keywords = "Cycling, Representation, Nationalism, Black-British, Racism",
author = "Marlon Moncrieffe",
year = "2018",
month = "12",
day = "11",
language = "English",

}

Made In Britain : Uncovering the life-histories of Black-British Champions in Cycling. Moncrieffe, Marlon (Author/Creator). 2018. Event: Made In Britain, Grand Parade Galleries, University of Brighton, BN2 0JY, Brighton, United Kingdom.

Research output: Non-textual outputExhibitionResearch

TY - ADVS

T1 - Made In Britain

T2 - Uncovering the life-histories of Black-British Champions in Cycling

AU - Moncrieffe, Marlon

PY - 2018/12/11

Y1 - 2018/12/11

N2 - The backdrop to this exhibition is Great Britain’s emergence over the last ten years as the leading force in International Road-Racing and Track Cycling competitions across the globe. Since 2012, British cyclists have enjoyed consecutive annual victories at the greatest bike race in the world – The Tour de France, whilst their multiple successes at the London 2012 Olympic Games and at the 2016 Rio Olympics saw them celebrated by the public and honoured by the establishment through a string of ‘BBC Sports Personality of the Year Awards’; Knighthoods; Damehoods; MBEs, OBEs and CBEs. This has been declared a ‘golden-age’ for cycling in Britain. It is this exclusive discourse of acclaim, associated with elite Road-Racing and Track Cycling in Britain on which this exhibition is positioned, alongside common observations of Road-Racing and Track Cycling as being ‘whites only’ sports in participation. The absence of Black-British Road-Racing and Track cycling champions representing their country of birth - Great Britain in elite and international levels of competition is a stark observation. Why is this?Originating from research and fieldwork, this exhibition presents findings from the lives of former British, European and World Championship title winning cycling athletes, born in Britain, and of African or African-Caribbean parental heritage: ‘Black-British Champions in Cycling’. The stories of their competitive cycling span over fifty years: from the 1970s to the current date. What are their backgrounds? How did they enter the sport of cycling? Who were their mentors? What were their breakthrough achievements to the elite world of cycling? How do they articulate their successes and the barriers in their careers? What are their views on representation and identity in cycling? How were they ‘Made in Britain’? Their oral testimonies, photographs and memorabilia are exhibited to assist with providing some answers to the questions above.By centring the life-histories of Black-British champion cyclists within the ‘golden-age’ of British cycling, this exhibition seeks to provide viewers with an opportunity to consider what appears as an interplay between elite cycling; representation; whiteness; nationalism and the persistence of racism.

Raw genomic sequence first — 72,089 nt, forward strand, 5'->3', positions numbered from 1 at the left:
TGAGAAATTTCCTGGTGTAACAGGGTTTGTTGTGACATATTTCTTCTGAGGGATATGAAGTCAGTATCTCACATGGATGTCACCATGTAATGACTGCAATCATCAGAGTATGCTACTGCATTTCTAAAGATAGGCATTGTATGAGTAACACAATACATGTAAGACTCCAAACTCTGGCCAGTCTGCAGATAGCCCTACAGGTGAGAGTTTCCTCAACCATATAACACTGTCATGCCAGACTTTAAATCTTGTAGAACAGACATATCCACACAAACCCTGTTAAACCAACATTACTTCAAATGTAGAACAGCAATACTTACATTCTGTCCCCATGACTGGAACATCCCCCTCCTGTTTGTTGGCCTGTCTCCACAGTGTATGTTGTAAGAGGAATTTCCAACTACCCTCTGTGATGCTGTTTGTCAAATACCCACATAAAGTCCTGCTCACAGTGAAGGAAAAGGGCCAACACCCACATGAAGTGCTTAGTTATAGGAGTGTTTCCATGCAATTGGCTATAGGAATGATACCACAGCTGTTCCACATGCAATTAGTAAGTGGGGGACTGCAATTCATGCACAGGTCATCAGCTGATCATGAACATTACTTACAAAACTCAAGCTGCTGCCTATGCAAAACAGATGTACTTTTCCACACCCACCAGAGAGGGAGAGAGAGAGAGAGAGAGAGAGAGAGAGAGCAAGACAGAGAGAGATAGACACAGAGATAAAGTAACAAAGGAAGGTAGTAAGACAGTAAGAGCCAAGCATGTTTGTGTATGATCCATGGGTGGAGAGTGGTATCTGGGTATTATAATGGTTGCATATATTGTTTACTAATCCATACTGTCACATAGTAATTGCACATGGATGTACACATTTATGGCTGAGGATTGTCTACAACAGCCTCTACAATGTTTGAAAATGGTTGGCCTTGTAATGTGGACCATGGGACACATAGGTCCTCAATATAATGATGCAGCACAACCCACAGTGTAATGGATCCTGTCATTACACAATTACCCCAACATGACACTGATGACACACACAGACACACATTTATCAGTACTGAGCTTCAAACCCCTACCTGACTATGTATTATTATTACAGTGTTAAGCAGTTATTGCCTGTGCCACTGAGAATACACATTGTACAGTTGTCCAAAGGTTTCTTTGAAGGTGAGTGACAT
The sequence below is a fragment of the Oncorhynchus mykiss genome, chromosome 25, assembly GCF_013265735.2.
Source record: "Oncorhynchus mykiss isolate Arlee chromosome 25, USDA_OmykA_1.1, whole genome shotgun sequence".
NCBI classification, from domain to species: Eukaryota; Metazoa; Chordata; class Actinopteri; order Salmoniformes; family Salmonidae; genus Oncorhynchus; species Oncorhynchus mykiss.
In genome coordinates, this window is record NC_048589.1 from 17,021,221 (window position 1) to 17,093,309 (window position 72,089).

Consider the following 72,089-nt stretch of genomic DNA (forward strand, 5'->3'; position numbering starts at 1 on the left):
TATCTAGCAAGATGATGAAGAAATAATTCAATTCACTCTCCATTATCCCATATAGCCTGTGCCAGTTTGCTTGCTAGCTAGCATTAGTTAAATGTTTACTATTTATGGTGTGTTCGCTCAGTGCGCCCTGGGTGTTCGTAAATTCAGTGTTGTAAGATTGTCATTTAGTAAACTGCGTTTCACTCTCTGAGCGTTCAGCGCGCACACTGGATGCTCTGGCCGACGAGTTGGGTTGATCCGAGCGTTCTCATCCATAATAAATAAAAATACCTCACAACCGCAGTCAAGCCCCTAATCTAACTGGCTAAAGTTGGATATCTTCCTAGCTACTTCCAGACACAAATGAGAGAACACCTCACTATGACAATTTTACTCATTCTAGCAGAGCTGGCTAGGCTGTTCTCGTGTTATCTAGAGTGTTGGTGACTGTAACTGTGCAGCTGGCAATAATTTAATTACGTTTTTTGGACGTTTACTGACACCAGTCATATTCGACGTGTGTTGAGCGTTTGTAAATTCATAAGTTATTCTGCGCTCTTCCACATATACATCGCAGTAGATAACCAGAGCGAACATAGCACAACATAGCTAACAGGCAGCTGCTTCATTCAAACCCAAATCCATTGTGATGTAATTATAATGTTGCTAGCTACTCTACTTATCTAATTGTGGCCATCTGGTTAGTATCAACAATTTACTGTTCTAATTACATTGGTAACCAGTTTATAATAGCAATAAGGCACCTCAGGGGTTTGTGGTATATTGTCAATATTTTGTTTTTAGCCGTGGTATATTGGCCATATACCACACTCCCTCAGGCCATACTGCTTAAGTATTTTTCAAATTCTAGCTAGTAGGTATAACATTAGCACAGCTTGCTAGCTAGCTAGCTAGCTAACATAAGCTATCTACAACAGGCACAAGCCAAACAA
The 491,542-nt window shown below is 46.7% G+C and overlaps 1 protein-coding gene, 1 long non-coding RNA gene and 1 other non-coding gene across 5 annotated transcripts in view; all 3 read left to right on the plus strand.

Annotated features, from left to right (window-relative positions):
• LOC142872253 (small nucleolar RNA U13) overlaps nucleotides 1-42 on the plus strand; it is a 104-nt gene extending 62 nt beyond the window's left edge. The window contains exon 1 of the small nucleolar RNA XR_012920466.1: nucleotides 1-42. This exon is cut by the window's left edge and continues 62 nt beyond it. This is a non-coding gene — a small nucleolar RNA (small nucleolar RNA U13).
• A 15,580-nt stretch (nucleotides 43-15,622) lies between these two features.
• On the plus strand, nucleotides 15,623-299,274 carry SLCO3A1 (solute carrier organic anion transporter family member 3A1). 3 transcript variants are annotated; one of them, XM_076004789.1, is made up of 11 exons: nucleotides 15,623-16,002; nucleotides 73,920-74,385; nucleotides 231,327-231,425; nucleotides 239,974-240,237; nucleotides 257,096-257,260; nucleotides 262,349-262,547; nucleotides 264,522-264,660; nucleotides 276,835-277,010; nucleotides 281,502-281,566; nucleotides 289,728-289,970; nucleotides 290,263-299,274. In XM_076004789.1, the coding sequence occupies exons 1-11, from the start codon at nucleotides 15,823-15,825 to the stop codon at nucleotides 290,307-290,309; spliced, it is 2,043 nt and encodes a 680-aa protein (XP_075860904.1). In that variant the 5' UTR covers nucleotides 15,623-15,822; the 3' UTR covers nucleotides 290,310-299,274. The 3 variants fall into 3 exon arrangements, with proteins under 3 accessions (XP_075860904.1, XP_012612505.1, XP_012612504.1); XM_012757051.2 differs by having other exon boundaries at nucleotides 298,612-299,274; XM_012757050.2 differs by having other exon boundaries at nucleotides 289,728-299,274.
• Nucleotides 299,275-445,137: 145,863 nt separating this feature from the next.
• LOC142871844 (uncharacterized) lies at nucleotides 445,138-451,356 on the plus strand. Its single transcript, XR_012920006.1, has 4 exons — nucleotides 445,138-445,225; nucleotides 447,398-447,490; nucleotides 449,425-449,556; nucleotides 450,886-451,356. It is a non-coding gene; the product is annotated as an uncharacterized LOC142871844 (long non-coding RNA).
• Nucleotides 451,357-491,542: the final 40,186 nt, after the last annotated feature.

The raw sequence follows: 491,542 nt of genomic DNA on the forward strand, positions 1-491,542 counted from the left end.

AB - The backdrop to this exhibition is Great Britain’s emergence over the last ten years as the leading force in International Road-Racing and Track Cycling competitions across the globe. Since 2012, British cyclists have enjoyed consecutive annual victories at the greatest bike race in the world – The Tour de France, whilst their multiple successes at the London 2012 Olympic Games and at the 2016 Rio Olympics saw them celebrated by the public and honoured by the establishment through a string of ‘BBC Sports Personality of the Year Awards’; Knighthoods; Damehoods; MBEs, OBEs and CBEs. This has been declared a ‘golden-age’ for cycling in Britain. It is this exclusive discourse of acclaim, associated with elite Road-Racing and Track Cycling in Britain on which this exhibition is positioned, alongside common observations of Road-Racing and Track Cycling as being ‘whites only’ sports in participation. The absence of Black-British Road-Racing and Track cycling champions representing their country of birth - Great Britain in elite and international levels of competition is a stark observation. Why is this?Originating from research and fieldwork, this exhibition presents findings from the lives of former British, European and World Championship title winning cycling athletes, born in Britain, and of African or African-Caribbean parental heritage: ‘Black-British Champions in Cycling’. The stories of their competitive cycling span over fifty years: from the 1970s to the current date. What are their backgrounds? How did they enter the sport of cycling? Who were their mentors? What were their breakthrough achievements to the elite world of cycling? How do they articulate their successes and the barriers in their careers? What are their views on representation and identity in cycling? How were they ‘Made in Britain’? Their oral testimonies, photographs and memorabilia are exhibited to assist with providing some answers to the questions above.By centring the life-histories of Black-British champion cyclists within the ‘golden-age’ of British cycling, this exhibition seeks to provide viewers with an opportunity to consider what appears as an interplay between elite cycling; representation; whiteness; nationalism and the persistence of racism.

KW - Cycling

KW - Representation

KW - Nationalism

KW - Black-British

KW - Racism

M3 - Exhibition

ER -